One of the things that makes English a difficult language to learn is that we have so many words that sound the same but mean different things. You will run into much of the same difficulty when you are learning to cook because the same foods can have different names and — even worse — different foods can have the same name. That's the case with pork, for example, where the difference between butt and shank often comes down to context.
The terms shank and butt are used for fresh pork as well as cured hams. If you are speaking of fresh pork, the butt is the upper part of the shoulder, and the shank is the lower portion. With a ham, it's the hind leg instead of the foreleg, but the terms are used in the same way.
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Shank or Butt Ham
A full ham is made from the hind leg of a hog minus the narrow, gristly portion at the ankle. That section is called the "hock," and it's usually sold separately in either fresh or smoked form. The remainder of the leg is then cured in a wet or dry brine and smoked to turn it into ham. A whole ham is way too much pork for most households most of the time, so it's usually cut into smaller portions for retail purposes. Those portions are usually described as shank or butt ham.
The difference between butt and shank comes down to location. The butt portion comes from the top of the leg where it attaches to the hip. The shank portion comes from lower down the leg where the animal's thigh begins to taper. Both shank and butt have their good points and their fans. The butt yields larger, prettier slices, but it contains a bigger piece of bone and can be tricky to carve. The shank is chewier and won't give such large slices, but it's more intensely flavored.
There's More Than One Butt
That part is not difficult to understand, but, confusingly, more than one cut is referred to as the "butt." While both the butt and shank portions of a ham come from the animal's hind leg, the so-called Boston butt or pork butt roasts come from the shoulder, which is the animal's front leg. In this case, "butt" is a small barrel, which the roast was said to resemble. To complicate things even more, the shoulder itself is often smoked and cured to resemble ham. The end product is usually referred to as a smoked shoulder or a picnic ham.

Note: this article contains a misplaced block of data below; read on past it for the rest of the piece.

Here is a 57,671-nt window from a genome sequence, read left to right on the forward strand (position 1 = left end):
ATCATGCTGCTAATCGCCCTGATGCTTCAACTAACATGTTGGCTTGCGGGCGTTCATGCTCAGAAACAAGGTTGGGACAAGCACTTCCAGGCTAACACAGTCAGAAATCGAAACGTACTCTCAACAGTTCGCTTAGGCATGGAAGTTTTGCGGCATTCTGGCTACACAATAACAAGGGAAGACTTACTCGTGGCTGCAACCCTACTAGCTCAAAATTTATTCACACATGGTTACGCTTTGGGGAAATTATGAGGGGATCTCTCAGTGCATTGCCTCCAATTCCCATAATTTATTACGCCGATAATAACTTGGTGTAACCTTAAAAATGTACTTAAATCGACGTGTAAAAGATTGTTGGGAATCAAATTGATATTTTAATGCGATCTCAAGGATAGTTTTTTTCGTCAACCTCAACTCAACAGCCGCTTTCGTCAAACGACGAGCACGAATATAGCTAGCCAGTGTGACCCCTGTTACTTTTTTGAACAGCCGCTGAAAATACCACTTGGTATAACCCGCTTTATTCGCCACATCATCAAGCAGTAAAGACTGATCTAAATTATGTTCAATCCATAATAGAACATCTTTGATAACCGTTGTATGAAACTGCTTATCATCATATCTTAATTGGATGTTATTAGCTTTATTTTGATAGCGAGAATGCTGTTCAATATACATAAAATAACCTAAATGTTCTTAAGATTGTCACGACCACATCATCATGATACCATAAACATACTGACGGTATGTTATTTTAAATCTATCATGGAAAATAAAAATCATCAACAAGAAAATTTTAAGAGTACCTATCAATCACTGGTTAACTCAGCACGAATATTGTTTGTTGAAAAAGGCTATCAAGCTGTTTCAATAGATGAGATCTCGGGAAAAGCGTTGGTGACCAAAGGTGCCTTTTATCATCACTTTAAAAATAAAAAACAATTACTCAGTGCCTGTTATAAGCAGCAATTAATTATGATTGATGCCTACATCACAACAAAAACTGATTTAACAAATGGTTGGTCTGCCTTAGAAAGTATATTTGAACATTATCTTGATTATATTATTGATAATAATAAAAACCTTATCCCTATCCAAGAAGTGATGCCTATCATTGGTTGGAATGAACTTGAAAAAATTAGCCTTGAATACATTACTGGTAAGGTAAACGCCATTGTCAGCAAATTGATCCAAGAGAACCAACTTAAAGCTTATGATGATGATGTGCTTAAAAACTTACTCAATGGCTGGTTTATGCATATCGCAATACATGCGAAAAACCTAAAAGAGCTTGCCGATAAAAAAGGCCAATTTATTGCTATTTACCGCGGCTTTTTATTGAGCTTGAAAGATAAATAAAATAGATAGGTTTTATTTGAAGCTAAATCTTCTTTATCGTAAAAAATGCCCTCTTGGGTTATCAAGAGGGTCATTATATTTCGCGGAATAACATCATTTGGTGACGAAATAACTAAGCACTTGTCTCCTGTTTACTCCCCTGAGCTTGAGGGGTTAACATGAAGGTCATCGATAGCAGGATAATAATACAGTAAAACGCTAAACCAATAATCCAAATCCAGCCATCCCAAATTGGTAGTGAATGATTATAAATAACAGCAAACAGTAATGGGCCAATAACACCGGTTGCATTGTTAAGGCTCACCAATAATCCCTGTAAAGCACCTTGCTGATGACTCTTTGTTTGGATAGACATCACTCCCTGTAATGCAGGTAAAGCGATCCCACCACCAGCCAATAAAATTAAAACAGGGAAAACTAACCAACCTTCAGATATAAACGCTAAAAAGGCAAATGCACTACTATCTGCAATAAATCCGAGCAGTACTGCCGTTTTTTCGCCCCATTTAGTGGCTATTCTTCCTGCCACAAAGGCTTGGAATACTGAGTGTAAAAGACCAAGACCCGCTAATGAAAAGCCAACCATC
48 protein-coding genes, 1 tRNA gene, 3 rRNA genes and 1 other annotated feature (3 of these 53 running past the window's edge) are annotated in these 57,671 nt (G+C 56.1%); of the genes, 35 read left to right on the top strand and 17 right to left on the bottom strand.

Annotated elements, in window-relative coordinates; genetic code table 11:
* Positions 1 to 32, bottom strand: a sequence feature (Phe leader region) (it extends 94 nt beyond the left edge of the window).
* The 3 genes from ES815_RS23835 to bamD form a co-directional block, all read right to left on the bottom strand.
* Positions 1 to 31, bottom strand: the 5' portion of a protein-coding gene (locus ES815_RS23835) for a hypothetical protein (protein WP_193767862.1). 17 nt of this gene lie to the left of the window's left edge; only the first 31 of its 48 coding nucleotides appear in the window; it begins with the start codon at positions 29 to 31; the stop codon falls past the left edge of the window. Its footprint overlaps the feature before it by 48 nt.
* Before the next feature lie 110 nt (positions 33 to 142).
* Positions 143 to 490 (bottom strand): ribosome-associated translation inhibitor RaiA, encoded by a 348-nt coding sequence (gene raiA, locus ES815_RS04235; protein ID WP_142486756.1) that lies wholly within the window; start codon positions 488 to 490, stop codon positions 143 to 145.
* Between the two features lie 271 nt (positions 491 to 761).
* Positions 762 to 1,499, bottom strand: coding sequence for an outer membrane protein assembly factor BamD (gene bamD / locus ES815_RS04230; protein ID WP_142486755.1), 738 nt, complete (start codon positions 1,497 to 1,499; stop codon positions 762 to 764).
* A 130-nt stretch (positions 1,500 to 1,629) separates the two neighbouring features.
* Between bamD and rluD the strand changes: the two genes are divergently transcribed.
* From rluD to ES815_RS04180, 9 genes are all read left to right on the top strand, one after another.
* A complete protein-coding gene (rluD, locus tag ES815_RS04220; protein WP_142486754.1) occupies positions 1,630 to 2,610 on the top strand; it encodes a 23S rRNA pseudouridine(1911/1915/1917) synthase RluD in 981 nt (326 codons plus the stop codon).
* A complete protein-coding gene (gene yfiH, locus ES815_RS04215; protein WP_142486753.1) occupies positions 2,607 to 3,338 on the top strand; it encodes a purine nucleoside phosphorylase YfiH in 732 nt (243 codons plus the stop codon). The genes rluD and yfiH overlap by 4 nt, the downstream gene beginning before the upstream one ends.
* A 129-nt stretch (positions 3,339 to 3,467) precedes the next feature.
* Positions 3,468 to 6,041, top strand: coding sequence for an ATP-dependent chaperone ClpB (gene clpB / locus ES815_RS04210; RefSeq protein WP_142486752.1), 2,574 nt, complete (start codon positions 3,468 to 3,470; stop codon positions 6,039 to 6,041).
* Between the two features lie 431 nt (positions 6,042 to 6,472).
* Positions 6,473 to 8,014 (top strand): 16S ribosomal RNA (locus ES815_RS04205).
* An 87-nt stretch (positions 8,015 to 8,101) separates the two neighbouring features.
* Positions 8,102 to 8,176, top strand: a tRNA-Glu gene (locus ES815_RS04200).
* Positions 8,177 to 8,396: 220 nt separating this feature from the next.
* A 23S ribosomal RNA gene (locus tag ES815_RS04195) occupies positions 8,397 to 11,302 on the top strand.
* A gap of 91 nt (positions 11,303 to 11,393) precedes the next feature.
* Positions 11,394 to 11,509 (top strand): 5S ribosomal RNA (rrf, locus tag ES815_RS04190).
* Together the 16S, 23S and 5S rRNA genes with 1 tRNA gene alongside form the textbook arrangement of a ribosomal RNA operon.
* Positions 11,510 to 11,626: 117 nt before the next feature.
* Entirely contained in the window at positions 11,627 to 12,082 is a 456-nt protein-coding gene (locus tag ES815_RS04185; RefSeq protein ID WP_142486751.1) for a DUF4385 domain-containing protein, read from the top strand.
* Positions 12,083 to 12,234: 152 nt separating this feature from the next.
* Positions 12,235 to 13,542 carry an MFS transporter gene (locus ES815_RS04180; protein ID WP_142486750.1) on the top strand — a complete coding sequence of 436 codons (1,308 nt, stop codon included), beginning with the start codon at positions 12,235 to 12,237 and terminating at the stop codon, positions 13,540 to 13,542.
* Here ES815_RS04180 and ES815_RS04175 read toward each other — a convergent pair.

The Difference Between Shank and Shoulder
A picnic ham is denser than the butt portion of a regular ham, which makes it more like the shank portion in texture and appearance. Like the shank, it's a bit tougher than the butt portion of a true ham, and it's harder to carve into pretty slices because it contains lots of small muscles running in different directions. That makes it hard to slice across the grain since the grain keeps changing. It's still plenty tasty, though, and often a lot cheaper than a proper ham.
Is Shank or Butt Better?
There isn't really a right or wrong when you're choosing between shank and butt portions of ham. It's purely a matter of personal preference, so on any given day your choice might be driven more by the brands available — some will always be better than others — and what's on sale. The best answer is probably to alternate between them a time or two, and see which appeals to you most. Once you've discovered which half you prefer, you can look for it whenever you're ham shopping in future.